Demonstrators had gathered outside the house of Sheikh Salman, who leads the al-Wefaq National Islamic Society, in Bilad al-Qadeem, a suburb of the Bahraini capital, Manama.
    Similar clashes have taken place over the past days.
    Bahraini forces detained Salman on December 28, two days after he was re-elected as the party’s leader.
    He was remanded in custody on Monday for two more weeks, pending an investigation into charges, including seeking to change the regime by force.
    Prosecutor Nayef Mahmud has said that Salman had confessed during questioning to having "contacted regimes and political groups abroad with whom he discussed Bahraini internal affairs."
    "The prosecution has ordered his continued detention for 15 days pending investigations," he added in a statement.
    Since mid-February 2011, thousands of protesters have held numerous rallies in the streets of Bahrain, calling for the Al Khalifa royal family to relinquish power.
    The European Union has warned that Sheikh Salman’s arrest will worsen Bahrain’s already fragile political and security situation.
    On December 30, the Office of the UN High Commissioner for Human Rights called on the Manama regime to release the al-Wefaq leader.

    Western idealism is cruelled in the Middle East

    By Tom Switzer

    Yezidi survivors say they cannot forgive Arab complicity in ISIS atrocities


    By Hemin Abdulla 

    Yezidi women baking bread on Mount Shingal.
    Yezidi women baking bread on Mount Shingal.
    SHARAFADIN, Kurdistan Region – Rasho and Salim, survivors of the Islamic State’s (ISIS) unmitigated violence against the Yezidis, are the two faces of a community struggling with the aftermath: one regards all Arabs as enemies fit to die, and the other sees them as fellow victims.
    As Kurdish Peshmerga forces fight to clean up remaining ISIS fighters from Shingal and the surrounding Yezidi areas the jihadis captured in an assault last August, many Yezidis cannot forget how their own Arab neighbors had turned against them and sided with the militants.
    Anti-Arab sentiments are so deep rooted among Yezidis that most of their religious men refuse even to wear the Arab headbands, or “agals,” that used to be part of their traditional costume.
    Rasho and Salim have both returned to see if their homes still stand in Sinune, a Yezidi Kurdish town near the Syrian border that the Peshmerga recaptured from ISIS just a few days ago.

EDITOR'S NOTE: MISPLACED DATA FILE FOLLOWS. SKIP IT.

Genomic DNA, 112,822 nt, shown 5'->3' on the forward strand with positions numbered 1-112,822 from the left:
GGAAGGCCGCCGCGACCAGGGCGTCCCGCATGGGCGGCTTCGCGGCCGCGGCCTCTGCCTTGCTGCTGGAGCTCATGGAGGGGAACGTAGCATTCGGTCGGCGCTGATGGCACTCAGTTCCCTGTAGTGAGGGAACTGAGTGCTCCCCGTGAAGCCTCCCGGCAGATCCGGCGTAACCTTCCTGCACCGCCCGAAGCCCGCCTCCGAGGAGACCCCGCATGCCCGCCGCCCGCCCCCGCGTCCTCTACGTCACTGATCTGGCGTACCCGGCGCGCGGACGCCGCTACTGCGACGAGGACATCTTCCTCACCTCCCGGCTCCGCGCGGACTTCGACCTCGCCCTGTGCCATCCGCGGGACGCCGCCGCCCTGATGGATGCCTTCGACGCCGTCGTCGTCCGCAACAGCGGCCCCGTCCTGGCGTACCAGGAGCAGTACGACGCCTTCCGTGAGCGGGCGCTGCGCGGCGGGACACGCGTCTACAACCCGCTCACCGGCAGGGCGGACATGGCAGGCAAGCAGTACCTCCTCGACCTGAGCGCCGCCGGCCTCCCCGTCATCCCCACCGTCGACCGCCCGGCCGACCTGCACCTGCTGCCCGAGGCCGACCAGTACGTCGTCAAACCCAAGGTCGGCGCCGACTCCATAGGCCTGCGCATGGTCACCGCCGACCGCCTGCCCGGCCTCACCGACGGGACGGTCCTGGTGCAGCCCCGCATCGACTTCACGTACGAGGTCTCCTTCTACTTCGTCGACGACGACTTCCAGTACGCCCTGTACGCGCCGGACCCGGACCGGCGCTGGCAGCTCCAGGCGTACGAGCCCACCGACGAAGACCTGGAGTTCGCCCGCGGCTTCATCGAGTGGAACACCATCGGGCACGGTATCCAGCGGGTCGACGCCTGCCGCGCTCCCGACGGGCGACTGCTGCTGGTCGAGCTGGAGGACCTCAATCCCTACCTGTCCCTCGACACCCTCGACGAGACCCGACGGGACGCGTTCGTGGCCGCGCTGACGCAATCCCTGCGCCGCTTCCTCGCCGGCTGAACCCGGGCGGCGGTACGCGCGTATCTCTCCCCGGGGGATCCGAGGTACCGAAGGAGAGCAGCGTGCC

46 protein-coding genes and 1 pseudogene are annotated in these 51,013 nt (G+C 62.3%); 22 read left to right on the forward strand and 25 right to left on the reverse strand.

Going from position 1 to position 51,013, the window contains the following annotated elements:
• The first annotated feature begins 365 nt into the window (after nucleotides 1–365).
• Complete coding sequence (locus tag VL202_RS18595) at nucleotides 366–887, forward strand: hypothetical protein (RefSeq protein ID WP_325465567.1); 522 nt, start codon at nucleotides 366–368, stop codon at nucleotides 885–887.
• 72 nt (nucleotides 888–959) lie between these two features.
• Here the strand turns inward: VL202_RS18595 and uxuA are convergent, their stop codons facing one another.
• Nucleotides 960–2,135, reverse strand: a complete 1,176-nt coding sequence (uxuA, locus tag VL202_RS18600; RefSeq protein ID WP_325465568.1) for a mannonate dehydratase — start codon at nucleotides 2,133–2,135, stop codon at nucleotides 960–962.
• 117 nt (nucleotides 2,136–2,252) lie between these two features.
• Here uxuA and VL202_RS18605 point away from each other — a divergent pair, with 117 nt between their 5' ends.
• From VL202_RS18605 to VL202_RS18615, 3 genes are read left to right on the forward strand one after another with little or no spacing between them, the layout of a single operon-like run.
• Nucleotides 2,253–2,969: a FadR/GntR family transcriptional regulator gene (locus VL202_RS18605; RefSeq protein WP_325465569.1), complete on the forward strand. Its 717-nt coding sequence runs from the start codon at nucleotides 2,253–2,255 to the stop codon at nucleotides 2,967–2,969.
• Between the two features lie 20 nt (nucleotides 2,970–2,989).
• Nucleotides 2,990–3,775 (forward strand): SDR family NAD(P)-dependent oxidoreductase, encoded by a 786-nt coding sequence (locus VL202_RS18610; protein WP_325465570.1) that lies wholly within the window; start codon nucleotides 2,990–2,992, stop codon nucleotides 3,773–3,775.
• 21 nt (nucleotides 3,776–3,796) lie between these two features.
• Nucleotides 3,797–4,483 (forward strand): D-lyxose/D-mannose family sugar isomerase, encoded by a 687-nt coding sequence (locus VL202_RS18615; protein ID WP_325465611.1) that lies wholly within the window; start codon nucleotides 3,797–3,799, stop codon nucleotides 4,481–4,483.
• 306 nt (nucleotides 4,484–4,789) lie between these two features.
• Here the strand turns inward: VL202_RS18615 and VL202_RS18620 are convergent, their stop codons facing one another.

“If I see an Arab right now, I will kill him,” says Rasho, a 20-year-old in the Kurdish Yezidi town of Sinune near the Syrian border who has joined the Peshmerga forces and sports a beret in the style of the late Argentinian revolutionary, Che Guevara. 
    Whenever he sees Arabic writing on the walls of Sinune he turns away in anger: “I used to have so many Arab friends, but they betrayed us.”
    For Salim, who works as a laborer and lives in a camp near Duhok, all Arabs “are not the same.”
    He adds: “I still have Arab friends. Just like us, they have left their hometown and now they are sheltered in Erbil. They call me regularly and ask about my situation. As a matter of fact, during the Eid they called me.” 
    The village of Hardan, just a 10-minute car ride from Sinune, used to be populated by Arabs, Turkomen and Yezidi Kurds.
    Although there has been no fighting there for several days, plumes of smoke are still seen rising from the village. One villager, Rashid, whispers that the smoke is from Arab homes being secretly burned in revenge.
    “Some Kurds, without the knowledge of the Peshmerga, go and set those houses on fire,” he explains, confiding that he agrees with the practice.
    He and others in Hardan testify that, before the arrival of ISIS, the Arab residents closed the villages gates to prevent anyone from escaping. As a result, ISIS captured and massacred 500 Yezidi Kurds. 
    The brotherhood that once existed among the Yezidi and Arab residents is gone forever, one villager says: “There is no brotherhood after betrayal. They insulted our honor; they are no longer our brothers.” 
    Tensions seethe in villages like Awinat, where many Arabs have remained put in their homes, despite efforts by some Yezidis to force them out – which has been prevented by the Peshmerga.
    “I saw Arabs with my own eyes when they tied our children to the trees, cut off their legs and executed them,” says Ageed, a Yezidi Kurd who has joined the Syrian-Kurdish People’s Protection Units (YPG) that have joined forces with the Peshmerga in the fight against ISIS.
    He says that the Arabs should pay for what they did, and he is more than willing to fight them out of the village.
    “The price is that they should leave us, we don’t want them to live among us,” says Ageed, who tries to convince a Peshmerga commander for permission to enter one of the Arab villages.